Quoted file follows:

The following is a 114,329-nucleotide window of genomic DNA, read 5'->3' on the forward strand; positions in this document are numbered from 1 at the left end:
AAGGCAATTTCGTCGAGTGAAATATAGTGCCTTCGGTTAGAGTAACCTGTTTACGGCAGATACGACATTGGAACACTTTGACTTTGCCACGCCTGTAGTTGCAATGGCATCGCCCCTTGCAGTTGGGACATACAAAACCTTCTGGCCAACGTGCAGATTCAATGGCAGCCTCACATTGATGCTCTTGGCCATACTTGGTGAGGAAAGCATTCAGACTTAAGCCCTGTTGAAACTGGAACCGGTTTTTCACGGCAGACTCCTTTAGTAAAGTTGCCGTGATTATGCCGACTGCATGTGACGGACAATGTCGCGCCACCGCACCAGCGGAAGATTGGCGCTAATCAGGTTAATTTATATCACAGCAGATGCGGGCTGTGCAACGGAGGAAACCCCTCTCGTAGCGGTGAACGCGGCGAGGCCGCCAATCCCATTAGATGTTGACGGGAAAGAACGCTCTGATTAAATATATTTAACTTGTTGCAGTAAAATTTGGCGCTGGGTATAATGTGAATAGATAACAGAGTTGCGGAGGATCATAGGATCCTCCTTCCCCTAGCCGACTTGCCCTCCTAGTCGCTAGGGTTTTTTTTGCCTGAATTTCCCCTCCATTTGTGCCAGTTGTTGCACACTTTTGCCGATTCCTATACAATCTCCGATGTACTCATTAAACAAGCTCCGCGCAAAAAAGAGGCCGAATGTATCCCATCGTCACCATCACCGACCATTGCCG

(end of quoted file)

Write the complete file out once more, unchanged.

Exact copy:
The following is a 114,329-nucleotide window of genomic DNA, read 5'->3' on the forward strand; positions in this document are numbered from 1 at the left end:
AAGGCAATTTCGTCGAGTGAAATATAGTGCCTTCGGTTAGAGTAACCTGTTTACGGCAGATACGACATTGGAACACTTTGACTTTGCCACGCCTGTAGTTGCAATGGCATCGCCCCTTGCAGTTGGGACATACAAAACCTTCTGGCCAACGTGCAGATTCAATGGCAGCCTCACATTGATGCTCTTGGCCATACTTGGTGAGGAAAGCATTCAGACTTAAGCCCTGTTGAAACTGGAACCGGTTTTTCACGGCAGACTCCTTTAGTAAAGTTGCCGTGATTATGCCGACTGCATGTGACGGACAATGTCGCGCCACCGCACCAGCGGAAGATTGGCGCTAATCAGGTTAATTTATATCACAGCAGATGCGGGCTGTGCAACGGAGGAAACCCCTCTCGTAGCGGTGAACGCGGCGAGGCCGCCAATCCCATTAGATGTTGACGGGAAAGAACGCTCTGATTAAATATATTTAACTTGTTGCAGTAAAATTTGGCGCTGGGTATAATGTGAATAGATAACAGAGTTGCGGAGGATCATAGGATCCTCCTTCCCCTAGCCGACTTGCCCTCCTAGTCGCTAGGGTTTTTTTTGCCTGAATTTCCCCTCCATTTGTGCCAGTTGTTGCACACTTTTGCCGATTCCTATACAATCTCCGATGTACTCATTAAACAAGCTCCGCGCAAAAAAGAGGCCGAATGTATCCCATCGTCACCATCACCGACCATTGCCG